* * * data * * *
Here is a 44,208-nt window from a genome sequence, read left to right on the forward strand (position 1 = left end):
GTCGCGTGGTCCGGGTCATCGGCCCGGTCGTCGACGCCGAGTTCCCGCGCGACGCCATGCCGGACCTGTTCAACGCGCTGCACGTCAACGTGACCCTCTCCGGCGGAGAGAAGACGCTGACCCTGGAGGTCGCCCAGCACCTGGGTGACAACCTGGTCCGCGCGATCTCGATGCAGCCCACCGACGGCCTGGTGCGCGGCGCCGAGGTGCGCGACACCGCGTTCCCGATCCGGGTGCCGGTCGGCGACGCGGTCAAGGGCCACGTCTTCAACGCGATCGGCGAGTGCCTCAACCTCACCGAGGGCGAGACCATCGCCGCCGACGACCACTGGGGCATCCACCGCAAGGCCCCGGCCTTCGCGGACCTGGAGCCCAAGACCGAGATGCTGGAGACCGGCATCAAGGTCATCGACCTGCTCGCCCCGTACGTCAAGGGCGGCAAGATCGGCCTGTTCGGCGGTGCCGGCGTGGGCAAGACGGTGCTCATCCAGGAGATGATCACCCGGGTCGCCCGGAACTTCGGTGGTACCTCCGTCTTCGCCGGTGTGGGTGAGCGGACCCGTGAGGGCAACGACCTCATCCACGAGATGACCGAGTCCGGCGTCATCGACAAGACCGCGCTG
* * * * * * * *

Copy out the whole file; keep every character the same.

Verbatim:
Here is a 44,208-nt window from a genome sequence, read left to right on the forward strand (position 1 = left end):
GTCGCGTGGTCCGGGTCATCGGCCCGGTCGTCGACGCCGAGTTCCCGCGCGACGCCATGCCGGACCTGTTCAACGCGCTGCACGTCAACGTGACCCTCTCCGGCGGAGAGAAGACGCTGACCCTGGAGGTCGCCCAGCACCTGGGTGACAACCTGGTCCGCGCGATCTCGATGCAGCCCACCGACGGCCTGGTGCGCGGCGCCGAGGTGCGCGACACCGCGTTCCCGATCCGGGTGCCGGTCGGCGACGCGGTCAAGGGCCACGTCTTCAACGCGATCGGCGAGTGCCTCAACCTCACCGAGGGCGAGACCATCGCCGCCGACGACCACTGGGGCATCCACCGCAAGGCCCCGGCCTTCGCGGACCTGGAGCCCAAGACCGAGATGCTGGAGACCGGCATCAAGGTCATCGACCTGCTCGCCCCGTACGTCAAGGGCGGCAAGATCGGCCTGTTCGGCGGTGCCGGCGTGGGCAAGACGGTGCTCATCCAGGAGATGATCACCCGGGTCGCCCGGAACTTCGGTGGTACCTCCGTCTTCGCCGGTGTGGGTGAGCGGACCCGTGAGGGCAACGACCTCATCCACGAGATGACCGAGTCCGGCGTCATCGACAAGACCGCGCTG